Stroke and depression in very old age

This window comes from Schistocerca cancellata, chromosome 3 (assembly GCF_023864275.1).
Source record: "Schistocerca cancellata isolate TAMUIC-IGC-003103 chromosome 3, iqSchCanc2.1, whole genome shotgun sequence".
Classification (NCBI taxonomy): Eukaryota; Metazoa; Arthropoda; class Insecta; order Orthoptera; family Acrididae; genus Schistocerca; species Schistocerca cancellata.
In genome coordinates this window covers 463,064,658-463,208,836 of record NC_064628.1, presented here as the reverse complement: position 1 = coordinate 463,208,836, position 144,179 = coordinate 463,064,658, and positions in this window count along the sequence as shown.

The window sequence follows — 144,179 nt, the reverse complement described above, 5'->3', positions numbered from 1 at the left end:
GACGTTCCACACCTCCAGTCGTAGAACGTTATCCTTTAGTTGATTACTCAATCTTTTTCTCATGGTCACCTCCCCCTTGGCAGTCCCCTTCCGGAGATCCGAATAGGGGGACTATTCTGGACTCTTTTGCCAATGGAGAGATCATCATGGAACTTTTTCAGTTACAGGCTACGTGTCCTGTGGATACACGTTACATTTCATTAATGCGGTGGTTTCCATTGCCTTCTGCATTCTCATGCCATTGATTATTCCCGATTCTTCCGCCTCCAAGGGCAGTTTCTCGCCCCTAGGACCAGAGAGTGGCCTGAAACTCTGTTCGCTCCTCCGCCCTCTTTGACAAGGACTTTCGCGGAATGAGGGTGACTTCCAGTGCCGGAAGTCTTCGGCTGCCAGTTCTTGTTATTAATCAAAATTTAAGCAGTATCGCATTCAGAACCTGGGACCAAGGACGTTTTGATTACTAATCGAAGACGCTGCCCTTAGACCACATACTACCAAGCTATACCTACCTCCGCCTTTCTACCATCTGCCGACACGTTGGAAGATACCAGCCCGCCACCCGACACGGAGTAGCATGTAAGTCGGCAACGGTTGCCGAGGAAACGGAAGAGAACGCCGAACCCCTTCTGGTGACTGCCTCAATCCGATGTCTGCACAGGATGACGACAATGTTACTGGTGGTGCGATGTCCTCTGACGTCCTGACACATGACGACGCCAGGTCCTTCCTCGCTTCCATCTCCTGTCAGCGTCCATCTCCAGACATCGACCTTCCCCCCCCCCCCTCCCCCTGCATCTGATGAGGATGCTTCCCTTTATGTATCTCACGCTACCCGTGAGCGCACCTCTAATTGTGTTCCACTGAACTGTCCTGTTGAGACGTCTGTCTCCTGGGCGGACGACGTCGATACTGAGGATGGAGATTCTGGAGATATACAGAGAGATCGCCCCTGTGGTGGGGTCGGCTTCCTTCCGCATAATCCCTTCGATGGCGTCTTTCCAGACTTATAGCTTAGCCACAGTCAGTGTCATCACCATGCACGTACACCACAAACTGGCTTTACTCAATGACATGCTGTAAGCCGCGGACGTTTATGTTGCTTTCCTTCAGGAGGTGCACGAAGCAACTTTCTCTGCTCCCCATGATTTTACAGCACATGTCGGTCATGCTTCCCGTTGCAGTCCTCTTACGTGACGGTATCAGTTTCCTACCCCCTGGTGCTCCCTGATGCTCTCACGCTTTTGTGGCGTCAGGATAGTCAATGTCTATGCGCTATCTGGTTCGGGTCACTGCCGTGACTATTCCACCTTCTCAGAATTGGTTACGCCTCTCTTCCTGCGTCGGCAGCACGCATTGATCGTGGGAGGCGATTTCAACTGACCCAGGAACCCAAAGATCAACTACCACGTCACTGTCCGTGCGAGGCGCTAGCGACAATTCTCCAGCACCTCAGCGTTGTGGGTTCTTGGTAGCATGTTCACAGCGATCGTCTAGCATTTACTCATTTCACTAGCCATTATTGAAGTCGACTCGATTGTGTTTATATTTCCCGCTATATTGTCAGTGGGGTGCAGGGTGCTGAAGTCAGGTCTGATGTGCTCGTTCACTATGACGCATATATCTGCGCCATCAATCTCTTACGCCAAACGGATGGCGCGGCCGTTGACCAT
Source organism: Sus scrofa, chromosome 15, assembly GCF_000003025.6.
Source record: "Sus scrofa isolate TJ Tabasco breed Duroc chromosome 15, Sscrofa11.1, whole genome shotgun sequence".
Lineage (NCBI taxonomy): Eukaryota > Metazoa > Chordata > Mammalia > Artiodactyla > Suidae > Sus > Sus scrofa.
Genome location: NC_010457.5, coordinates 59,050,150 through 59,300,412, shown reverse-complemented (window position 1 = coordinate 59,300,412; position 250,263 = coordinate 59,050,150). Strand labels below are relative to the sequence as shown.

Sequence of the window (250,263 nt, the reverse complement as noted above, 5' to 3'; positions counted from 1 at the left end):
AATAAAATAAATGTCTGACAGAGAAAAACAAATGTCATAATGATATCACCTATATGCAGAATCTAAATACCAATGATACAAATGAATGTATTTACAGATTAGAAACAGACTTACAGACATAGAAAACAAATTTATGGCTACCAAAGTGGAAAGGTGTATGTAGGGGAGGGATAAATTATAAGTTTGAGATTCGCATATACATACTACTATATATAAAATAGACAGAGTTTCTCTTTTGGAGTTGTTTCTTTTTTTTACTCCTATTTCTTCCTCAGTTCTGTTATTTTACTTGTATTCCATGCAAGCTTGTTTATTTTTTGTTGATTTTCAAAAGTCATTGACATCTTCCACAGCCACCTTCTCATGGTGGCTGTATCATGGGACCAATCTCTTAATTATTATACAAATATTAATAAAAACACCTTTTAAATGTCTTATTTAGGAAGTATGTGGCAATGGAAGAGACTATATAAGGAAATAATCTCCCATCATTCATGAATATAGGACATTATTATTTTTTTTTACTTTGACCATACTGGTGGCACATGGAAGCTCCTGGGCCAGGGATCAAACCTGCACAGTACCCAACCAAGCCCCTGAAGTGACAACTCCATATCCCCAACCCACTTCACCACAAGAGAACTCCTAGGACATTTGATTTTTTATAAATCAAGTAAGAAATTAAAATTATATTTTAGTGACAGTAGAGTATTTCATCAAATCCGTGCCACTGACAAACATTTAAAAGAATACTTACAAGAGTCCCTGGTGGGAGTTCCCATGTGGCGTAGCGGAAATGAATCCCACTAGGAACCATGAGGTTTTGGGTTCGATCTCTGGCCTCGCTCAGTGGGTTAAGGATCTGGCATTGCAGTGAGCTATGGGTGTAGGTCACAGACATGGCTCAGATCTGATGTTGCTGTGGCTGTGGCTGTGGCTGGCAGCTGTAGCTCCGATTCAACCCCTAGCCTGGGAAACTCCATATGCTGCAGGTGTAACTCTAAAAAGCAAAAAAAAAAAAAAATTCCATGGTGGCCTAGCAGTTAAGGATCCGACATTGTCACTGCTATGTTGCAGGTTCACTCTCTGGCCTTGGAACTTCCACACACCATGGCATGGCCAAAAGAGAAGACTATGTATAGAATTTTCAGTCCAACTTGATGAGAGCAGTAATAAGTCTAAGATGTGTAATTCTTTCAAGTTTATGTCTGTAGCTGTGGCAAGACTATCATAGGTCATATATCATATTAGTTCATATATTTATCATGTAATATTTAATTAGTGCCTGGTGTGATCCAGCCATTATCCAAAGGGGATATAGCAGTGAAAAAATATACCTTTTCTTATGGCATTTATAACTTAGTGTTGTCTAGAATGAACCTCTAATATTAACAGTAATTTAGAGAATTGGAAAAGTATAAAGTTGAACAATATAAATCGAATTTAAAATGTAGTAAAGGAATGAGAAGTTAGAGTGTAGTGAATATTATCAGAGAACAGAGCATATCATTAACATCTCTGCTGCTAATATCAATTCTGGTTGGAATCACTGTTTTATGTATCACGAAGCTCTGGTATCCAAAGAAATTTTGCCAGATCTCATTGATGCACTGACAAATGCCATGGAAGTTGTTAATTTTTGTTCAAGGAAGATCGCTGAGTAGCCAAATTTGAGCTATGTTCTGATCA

Sammanfattning: Background The prevalence and incidence of stroke are known to increase with age, which, combined with demographic change, means that very old patients with stroke are a growing patient group. Risk factors for incident stroke among very old people have not been widely investigated. The impact of depression on mortality in very old people who have had a stroke also remains unclear. The aim of this thesis was to investigate the risk factors for incident stroke, the epidemiology of stroke and depression, and the consequences of having had a stroke regarding the risk of depression and mortality among very old people.Methods A randomly selected half of 85-, all 90-, and all ≥95-year-olds in certain municipalities in Västerbotten County, Sweden, and Pohjanmaa County, Finland were targeted in a population-based cohort study from 2000-2012. The 65-, 70-, 75-, and 80-year-olds in all the rural and random samples from the urban municipalities in the same counties were furthermore targeted in a survey in 2010.In the cohort study patients were assessed in their homes, by means of the 15-item Geriatric Depression Scale (GDS-15) and other assessment scales, as well as blood pressure measurements, several physical tests, and a review of medical diagnoses appearing in the medical charts. Incident stroke data were collected from medical charts guided by hospital registry records, cause of death records, and reassessments after 5 years. Depression was defined as a GDS-15 score ≥5. A clinical definition of all depressive disorders, based on assessment scale scores and review of medical charts was also used. A specialist in geriatric medicine evaluated the diagnoses. The survey included yes/no questions about stroke and depression status, and the 4-item Geriatric Depression Scale. Associations with mortality and incident stroke were tested using Cox proportional-hazard models. Results In the ≥85-year-olds examined in 2005-2007 (n=601), the stroke prevalence was 21.5%, the prevalence of all depressive disorders was 37.8% and stroke was independently associated with depressive disorders (odds ratio 1.644, p=0.038). The prevalence of depression according to GDS-15 scores was 43.2% in people with stroke compared with 25.0% in people without stroke (p=0.001). However, in ≥85-year-olds examined in Sweden from 2000-2012 (n=955), from all past data collections in the study, depression was not independently associated with incident stroke. In ≥65-year-olds who responded to a survey in 2010 (n=6098), the stroke prevalence rose with age from 4.7% among the 65- to 11.6% among the 80-year-olds (p<0.001). The prevalence of depression rose from 11.0% among the 65- to 18.1% among the 80-year-olds (p<0.001). In the group with stroke, depression was independently associated with dependence in personal activities of daily living and having a life crisis the preceding year, while in the non-stroke group, depression was independently associated with several additional demographic, social and health factors.In ≥85-year-olds examined in 2005-2007 with valid GDS-15 tests (n=452), having had a stroke was associated with increased 5-year mortality [hazard ratio (HR) 1.53, 95% confidence interval (CI) 1.15-2.03]. Having had a stroke and depression was associated with increased 5-year mortality compared with having only stroke (HR 1.90, 95% CI 1.15-3.13), having only depression (HR 1.59, 95% CI 1.03-2.45), and compared with having neither stroke nor depression (HR 2.50, 95% CI 1.69-3.69). Having only stroke without a depression did not increase mortality compared with having neither stroke nor depression.In ≥85-year-olds examined in Sweden from 2000-2012 (n=955), from all past data collections in the study, the stroke incidence was 33.8/1000 person-years during a mean follow-up period of about three years. In a comprehensive multivariate model, atrial fibrillation (HR 1.85, 95% CI 1.07–3.19) and higher systolic blood pressure (SBP; HR 1.19, 95% CI 1.08–1.30 per 10-mmHg increase) were associated with incident stroke overall. In additional multivariate models, diastolic blood pressure (DBP) ≥90 mmHg (HR 2.45, 95% CI 1.47–4.08) and SBP ≥160 mmHg (v. <140 mmHg; HR 2.80, 95% CI 1.53–5.14) were associated with incident stroke.Conclusion The prevalence of both stroke and depression increased with age, and rates were especially high among very old people. Having had a stroke was independently associated with a higher prevalence of depression among very old people, however, depression was not independently associated with a higher incidence of stroke. Having had a stroke was associated with increased all-cause mortality among very old people, but only among those who were also depressed. High SBP (≥160 mmHg), DBP (≥90 mmHg) and atrial fibrillation were the only consistent independent risk factors for incident stroke among very old people.
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